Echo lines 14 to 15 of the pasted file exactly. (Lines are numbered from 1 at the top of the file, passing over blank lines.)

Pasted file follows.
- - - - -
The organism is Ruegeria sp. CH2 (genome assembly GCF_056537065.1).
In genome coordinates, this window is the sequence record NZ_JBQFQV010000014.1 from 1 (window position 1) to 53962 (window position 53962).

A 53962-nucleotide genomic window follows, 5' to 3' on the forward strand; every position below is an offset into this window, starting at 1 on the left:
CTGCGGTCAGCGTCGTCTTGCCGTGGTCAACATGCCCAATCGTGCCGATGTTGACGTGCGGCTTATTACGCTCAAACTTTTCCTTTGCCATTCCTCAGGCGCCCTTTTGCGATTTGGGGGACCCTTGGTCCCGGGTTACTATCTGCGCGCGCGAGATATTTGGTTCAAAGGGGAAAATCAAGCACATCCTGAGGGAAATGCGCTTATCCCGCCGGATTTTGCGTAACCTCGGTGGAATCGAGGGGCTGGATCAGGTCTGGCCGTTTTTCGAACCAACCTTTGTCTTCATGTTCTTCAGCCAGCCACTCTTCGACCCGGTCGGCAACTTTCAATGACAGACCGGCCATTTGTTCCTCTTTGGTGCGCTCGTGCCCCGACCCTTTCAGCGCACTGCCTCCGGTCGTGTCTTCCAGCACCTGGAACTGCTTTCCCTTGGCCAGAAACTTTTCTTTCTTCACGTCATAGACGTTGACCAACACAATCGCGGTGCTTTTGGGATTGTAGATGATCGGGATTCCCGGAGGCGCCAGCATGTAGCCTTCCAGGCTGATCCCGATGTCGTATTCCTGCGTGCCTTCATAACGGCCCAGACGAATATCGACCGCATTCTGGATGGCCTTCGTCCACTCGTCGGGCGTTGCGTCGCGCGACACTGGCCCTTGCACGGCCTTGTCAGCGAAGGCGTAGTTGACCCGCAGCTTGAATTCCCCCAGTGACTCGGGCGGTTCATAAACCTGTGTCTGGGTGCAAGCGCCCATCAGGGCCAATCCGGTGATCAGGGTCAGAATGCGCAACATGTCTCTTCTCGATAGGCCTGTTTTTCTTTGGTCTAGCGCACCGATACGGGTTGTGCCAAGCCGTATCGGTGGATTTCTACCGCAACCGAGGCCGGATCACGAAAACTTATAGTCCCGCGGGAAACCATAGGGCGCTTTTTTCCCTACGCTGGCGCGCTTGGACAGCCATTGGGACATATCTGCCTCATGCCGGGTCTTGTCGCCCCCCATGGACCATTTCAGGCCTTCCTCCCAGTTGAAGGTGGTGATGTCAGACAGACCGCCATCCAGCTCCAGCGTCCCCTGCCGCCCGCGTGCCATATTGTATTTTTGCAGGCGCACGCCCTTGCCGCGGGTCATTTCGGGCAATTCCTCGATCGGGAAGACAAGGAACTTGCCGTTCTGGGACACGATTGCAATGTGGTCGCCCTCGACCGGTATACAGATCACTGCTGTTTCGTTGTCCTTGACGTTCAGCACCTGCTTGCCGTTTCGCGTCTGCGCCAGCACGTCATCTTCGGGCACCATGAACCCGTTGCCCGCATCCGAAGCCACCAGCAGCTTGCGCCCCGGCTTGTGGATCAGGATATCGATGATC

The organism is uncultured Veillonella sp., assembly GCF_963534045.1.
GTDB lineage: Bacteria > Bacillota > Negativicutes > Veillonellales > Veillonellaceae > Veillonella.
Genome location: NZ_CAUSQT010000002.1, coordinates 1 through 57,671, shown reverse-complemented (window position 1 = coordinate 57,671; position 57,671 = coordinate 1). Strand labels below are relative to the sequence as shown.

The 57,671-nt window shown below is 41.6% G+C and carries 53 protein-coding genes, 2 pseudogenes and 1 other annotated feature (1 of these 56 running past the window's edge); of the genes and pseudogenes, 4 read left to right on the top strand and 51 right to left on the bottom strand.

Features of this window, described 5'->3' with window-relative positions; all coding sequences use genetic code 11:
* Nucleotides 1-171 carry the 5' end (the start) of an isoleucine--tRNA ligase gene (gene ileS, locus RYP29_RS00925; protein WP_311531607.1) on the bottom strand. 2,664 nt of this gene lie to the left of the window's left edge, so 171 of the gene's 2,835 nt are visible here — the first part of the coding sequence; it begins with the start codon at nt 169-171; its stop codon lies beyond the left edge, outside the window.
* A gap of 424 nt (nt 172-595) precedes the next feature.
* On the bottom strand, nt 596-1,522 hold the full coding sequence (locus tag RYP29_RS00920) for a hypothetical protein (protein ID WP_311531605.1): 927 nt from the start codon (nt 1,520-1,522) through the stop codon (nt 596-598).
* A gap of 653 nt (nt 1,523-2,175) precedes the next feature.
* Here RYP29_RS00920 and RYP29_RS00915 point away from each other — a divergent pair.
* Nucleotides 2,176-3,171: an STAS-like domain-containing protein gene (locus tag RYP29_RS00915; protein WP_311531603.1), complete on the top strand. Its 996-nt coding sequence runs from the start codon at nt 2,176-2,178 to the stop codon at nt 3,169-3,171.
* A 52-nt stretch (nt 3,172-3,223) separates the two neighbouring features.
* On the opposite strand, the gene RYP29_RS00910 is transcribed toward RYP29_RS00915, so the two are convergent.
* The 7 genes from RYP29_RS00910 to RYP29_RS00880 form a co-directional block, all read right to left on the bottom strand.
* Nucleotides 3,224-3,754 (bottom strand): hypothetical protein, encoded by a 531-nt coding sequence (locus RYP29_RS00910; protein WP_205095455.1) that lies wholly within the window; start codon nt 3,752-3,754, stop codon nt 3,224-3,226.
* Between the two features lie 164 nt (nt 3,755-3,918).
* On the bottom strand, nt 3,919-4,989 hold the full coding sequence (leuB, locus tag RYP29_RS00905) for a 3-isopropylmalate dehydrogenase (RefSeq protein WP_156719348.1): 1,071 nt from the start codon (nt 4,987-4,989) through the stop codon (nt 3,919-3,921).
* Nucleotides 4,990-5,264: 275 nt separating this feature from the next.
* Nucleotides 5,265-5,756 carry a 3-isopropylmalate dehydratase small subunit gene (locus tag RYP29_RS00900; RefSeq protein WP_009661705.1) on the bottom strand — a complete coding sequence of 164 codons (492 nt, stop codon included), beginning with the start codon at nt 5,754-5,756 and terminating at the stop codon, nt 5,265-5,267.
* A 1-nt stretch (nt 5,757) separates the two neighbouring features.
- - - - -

* Here RYP29_RS00920 and RYP29_RS00915 point away from each other — a divergent pair.
* Nucleotides 2,176-3,171: an STAS-like domain-containing protein gene (locus tag RYP29_RS00915; protein WP_311531603.1), complete on the top strand. Its 996-nt coding sequence runs from the start codon at nt 2,176-2,178 to the stop codon at nt 3,169-3,171.